Many viewers are perhaps now inured to the kind of violence we regularly see on YouTube and activist media, but to watch news media footage — where cameramen have often risked their lives to chase the most graphic images, and which has been edited and soundtracked for intensity and impact — for over an hour is hard to stomach, even now.
It is, then, something of a relief that the film intercuts the material from the attack on Gaza with extended interviews with Mohyeldin and Tadros. They reflect on the roles and responsibilities of journalists in such a situation, on their “anger” at finding that they were the only mainstream Western journalists reporting from inside Gaza, and on the personal impacts of covering such a horrific story.
“Where was the outrage?”
Mohyeldin, already a seasoned conflict reporter when he was posted to Gaza, is the more political one in his comments. He is patently furious at the Western media for their failure to adequately deliver to their audiences the truth of what he calls in the film “a story of great shame to humanity.” American and British news channels, he says, “neglected the story and then had the audacity to question the only journalists on the ground … they tried to spin it in a way that would marginalize or diminish what was happening.” He condemns the “silence of the international community. Where was the outrage?”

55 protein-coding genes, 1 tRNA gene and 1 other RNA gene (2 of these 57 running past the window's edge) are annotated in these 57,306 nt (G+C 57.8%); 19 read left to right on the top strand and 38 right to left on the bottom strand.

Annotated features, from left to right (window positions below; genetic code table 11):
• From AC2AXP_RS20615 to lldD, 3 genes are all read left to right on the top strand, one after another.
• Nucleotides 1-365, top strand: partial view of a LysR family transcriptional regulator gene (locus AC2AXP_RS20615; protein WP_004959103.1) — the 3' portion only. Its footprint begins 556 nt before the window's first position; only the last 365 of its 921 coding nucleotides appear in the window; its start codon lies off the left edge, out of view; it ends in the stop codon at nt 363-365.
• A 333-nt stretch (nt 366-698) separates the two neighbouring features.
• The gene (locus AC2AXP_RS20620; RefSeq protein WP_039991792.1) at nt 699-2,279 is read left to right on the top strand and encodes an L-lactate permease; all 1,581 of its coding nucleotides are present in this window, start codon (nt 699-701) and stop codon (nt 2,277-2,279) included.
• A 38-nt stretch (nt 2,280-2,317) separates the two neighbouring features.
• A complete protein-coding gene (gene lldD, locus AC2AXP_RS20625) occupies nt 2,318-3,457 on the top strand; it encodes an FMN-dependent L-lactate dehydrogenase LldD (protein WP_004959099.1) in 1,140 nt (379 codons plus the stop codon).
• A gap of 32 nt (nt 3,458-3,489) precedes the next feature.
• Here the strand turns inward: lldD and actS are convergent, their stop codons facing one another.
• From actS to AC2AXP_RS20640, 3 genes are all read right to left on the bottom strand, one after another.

Tadros’s comments are more personal. A newcomer to frontline reporting, she is frank in saying that she will never put herself in that position again. Obviously hugely affected by the mothers and children she interviewed — in their homes and hospital beds — she recounts how, coming home to London after the attacks, she couldn’t hold her one-year-old nephew because she imagined blood seeping through his clothes. She also describes vividly the difficulty of facing death day after day, not from one’s own perspective, but from that of the family, thousands of miles away, who are powerless to help.